Hal Roach Studios moved to dismiss the counterclaim and to strike the affirmative defenses. Judge Letts 7 granted the motions. Hal Roach Studios also moved for summary judgment and judgment on the pleadings with respect to its complaint. Although Richard Feiner was no longer a defendant in the action, Hal Roach Studios sought judgment against both Feiner & Co. and Richard Feiner, individually. Feiner & Co. opposed the motion, contending that Richard Feiner was no longer a party to the proceedings and that Hal Roach Studios was not the successor in interest to the license agreement.

Hal Roach Studios filed a reply, including a declaration of attorney Herbert G. Baerwitz and an S-1 Securities Registration Statement, which acording to Hal Roach Studios, established that it was the successor in interest to the original owner of the copyrights to the silent subjects. Baerwitz's declaration stated that his firm currently represented Hal Roach Studios and that the Registration Statement had been filed with the Securities and Exchange Commission by Hal Roach Studios' previous counsel. Feiner & Co. objected to the admissibility of the Baerwitz declaration on a number of grounds, including that the declaration was not made based upon personal knowledge. The district court overruled the objection. Subsequently, Hal Roach Studios, in its response to Feiner & Co.'s Motion for Reconsideration, filed a declaration of Earl A. Glick, who averred that he had personal knowledge of how Hal Roach Studios acquired the copyrights to the silent subjects. Again Feiner & Co. objected.

The court overruled Feiner & Co.'s objections and granted Hal Roach's motions for summary judgment and judgment on the pleadings against Feiner & Co. and Richard Feiner, individually. The court granted the motions on the basis of Hal Roach Studios' Statement of Uncontroverted Facts and Conclusions of Law, which the court incorporated by reference. The court subsequently entered a declaratory judgment against Richard Feiner and Feiner & Co., stating that the license to the silent subjects was to expire in accordance with its terms on September 27, 1986.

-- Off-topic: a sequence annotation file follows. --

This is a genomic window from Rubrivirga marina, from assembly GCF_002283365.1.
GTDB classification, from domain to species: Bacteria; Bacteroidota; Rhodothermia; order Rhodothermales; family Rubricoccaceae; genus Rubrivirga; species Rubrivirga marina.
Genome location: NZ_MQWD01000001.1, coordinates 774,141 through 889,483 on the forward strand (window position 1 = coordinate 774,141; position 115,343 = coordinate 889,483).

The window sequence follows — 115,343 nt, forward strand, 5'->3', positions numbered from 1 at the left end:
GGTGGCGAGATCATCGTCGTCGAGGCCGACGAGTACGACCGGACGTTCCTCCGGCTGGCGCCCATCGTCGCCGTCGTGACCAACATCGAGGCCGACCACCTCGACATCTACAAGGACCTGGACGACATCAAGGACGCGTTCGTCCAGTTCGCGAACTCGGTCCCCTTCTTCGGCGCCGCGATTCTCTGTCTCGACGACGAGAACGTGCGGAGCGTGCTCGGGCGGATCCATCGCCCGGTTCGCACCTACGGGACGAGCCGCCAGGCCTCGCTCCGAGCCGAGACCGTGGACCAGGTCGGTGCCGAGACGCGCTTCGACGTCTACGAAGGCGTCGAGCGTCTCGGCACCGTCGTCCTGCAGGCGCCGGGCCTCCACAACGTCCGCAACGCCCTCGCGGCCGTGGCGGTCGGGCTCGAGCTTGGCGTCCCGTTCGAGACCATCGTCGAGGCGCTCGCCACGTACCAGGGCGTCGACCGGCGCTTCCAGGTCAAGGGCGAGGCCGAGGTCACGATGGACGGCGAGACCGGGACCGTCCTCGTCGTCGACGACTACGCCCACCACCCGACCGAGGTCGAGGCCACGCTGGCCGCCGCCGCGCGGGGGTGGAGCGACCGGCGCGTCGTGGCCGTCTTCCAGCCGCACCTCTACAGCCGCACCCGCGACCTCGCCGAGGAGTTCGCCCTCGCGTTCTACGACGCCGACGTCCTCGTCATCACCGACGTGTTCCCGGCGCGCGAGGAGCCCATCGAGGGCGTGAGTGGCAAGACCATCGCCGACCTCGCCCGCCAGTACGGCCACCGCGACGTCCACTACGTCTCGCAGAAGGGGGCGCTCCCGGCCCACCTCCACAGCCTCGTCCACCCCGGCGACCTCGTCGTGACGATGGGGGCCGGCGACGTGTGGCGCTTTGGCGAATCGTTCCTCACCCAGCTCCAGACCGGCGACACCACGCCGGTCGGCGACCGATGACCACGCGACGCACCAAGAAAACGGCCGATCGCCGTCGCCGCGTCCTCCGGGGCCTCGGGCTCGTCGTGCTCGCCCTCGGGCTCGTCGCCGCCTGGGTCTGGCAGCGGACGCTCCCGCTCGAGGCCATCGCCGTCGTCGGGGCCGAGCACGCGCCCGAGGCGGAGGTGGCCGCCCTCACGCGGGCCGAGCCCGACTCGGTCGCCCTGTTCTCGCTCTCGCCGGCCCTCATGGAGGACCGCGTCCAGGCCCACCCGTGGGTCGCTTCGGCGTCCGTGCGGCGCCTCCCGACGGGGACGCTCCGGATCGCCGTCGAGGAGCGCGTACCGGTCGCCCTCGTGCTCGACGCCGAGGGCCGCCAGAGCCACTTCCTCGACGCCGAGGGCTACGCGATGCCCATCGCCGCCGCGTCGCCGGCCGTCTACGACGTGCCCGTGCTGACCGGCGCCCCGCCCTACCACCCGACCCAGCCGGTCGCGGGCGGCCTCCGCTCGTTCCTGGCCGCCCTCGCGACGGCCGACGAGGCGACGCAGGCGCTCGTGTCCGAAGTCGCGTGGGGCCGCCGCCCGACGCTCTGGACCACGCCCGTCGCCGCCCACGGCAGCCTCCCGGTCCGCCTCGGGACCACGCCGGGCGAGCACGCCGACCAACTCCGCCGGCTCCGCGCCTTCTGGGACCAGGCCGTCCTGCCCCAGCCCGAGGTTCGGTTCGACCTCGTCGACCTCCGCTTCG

ANALYSIS
I. Richard Feiner

The initial complaint in this action named both Richard Feiner, individually, and Feiner & Co. as defendants. Hal Roach Studios' first amended complaint named only Feiner & Co. However, Hal Roach Studios' memorandum of points and authorities in support of its motions for summary judgment and judgment on the pleadings, as well as its proposed judgment, did include Richard Feiner, individually, as a named defendant. In its opposition to Hal Roach Studios' motions, Feiner and Co. informed the district court that Richard Feiner was no longer a proper defendant in this action. Nevertheless, the district judge signed Hal Roach Studios' proposed judgment without change.

It is well established that an individual is not bound by a judgment in personam resulting from litigation in which he is not named as a party. Zenith Radio Corp. v. Hazeltine Research, Inc., 395 U.S. 100, 110, 89 S.Ct. 1562, 1569, 23 L.Ed.2d 129 (1969). The fact that a party was named in the original complaint is irrelevant; an amended pleading supersedes the original. Loux v. Rhay, 375 F.2d 55, 57 (9th Cir.1967); Bullen v. De Bretteville, 239 F.2d 824, 833 (9th Cir.1956), cert. denied, 353 U.S. 947, 77 S.Ct. 825, 1 L.Ed.2d 856 (1957); accord, King v. Atiyeh, 814 F.2d 565, 567 (9th Cir.1987). Because Richard Feiner was not named as a party in Hal Roach Studios's first amended complaint, the district court erred in entering judgment against him.